By James M. Schmidt
The Civil War News – “Medical Department” – August 2009
Two Union army veterans – Z. C. Patten and T. H. Payne - wasted little time getting in on the patent medicine action. After they were mustered out of the army in Chattanooga, they remained in the city and opened a stationery business and soon after purchased the Chattanooga Times, which was burdened with debt. The ambitious Patten then bought the recipe for “Thedford’s Black Draught,” a laxative tea first formulated in the 1840s by Dr. A. O. Simmons and then passed to Simmons’ son-in-law, J. H. Thedford in the mid-1850s.
Aging veterans attached their names to Black Draught testimonials, including this one from a 1916 issue of Confederate Veteran:
- Were you WOUNDED during the War?
- If so, HOW and WHERE?
- Do you attribute your present ill-health to your war experiences?
- How has it affected you, and what is the nature of your disease?
“It is not alone those who were wounded who deserve our sympathy: it is the great majority WHO WERE NOT, but who contracted the seeds of disease in Southern swamps and prisons, and who have as a consequence lost their health before their time – THESE are as deserving of sympathy as their wounded comrades and should have equal reward.”
“I served three years in the 124th Illinois…The strain of army life did its work in undermining my health…For some time I suffered from general debility and nervousness…My brother is a doctor, but all his efforts to help me failed…Finally, having read articles regarding cures…by Dr. Williams’' Pink Pills for Pale People, I decided to try them. That was in 1896. I bought a box and took the pills according to instructions. Just four days later, I had the happiest hours I had known for years…”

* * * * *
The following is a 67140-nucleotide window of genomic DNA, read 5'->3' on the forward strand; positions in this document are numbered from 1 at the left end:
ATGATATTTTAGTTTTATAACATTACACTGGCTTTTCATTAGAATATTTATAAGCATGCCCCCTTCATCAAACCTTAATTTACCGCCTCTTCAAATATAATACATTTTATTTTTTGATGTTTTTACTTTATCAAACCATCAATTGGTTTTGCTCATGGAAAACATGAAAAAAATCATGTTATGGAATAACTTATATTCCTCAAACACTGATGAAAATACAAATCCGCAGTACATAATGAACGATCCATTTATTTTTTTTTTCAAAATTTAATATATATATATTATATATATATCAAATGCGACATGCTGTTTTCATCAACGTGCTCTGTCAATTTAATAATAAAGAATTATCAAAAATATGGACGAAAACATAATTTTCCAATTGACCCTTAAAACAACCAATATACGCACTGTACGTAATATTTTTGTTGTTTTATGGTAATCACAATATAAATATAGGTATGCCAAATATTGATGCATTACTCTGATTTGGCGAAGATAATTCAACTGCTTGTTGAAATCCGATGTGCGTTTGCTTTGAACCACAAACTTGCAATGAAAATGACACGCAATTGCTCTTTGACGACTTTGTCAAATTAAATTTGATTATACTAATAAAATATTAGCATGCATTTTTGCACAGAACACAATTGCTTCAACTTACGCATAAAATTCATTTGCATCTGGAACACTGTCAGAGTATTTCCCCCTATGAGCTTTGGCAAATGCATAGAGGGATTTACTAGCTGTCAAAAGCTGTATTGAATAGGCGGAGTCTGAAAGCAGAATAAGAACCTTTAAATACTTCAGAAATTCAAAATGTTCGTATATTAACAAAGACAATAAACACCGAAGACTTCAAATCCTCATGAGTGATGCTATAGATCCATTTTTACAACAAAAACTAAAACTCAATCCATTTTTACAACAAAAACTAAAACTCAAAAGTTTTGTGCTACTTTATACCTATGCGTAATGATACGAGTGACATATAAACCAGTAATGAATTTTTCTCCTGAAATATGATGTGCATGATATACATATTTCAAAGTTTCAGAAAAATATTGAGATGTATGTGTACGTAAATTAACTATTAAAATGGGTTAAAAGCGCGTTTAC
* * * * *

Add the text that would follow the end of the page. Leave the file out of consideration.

The Comstock Medicine Company engaged in a more innocent practice: in the late 1880s, the company took advantage of the growing popularity of Confederate currency by printing advertisements for its “Dr. Morse’s Indian Root Pills” on the back of facsimile rebel $20 bills!
In another case, reported in an 1897 issue of the Boston Medical and Surgical Journal, a Massachusetts veteran had given “a testimonial to a patent-medicine manufacturer, stating that he had been entirely cured by his nostrum. It seems that he was receiving a pension for the ills of which the medicine cured him, and that when the authorities learned of his recovery, his pension was cut off.” The Journal wondered “Is he likely to suffer relapse? And if he does will he get back his pension?"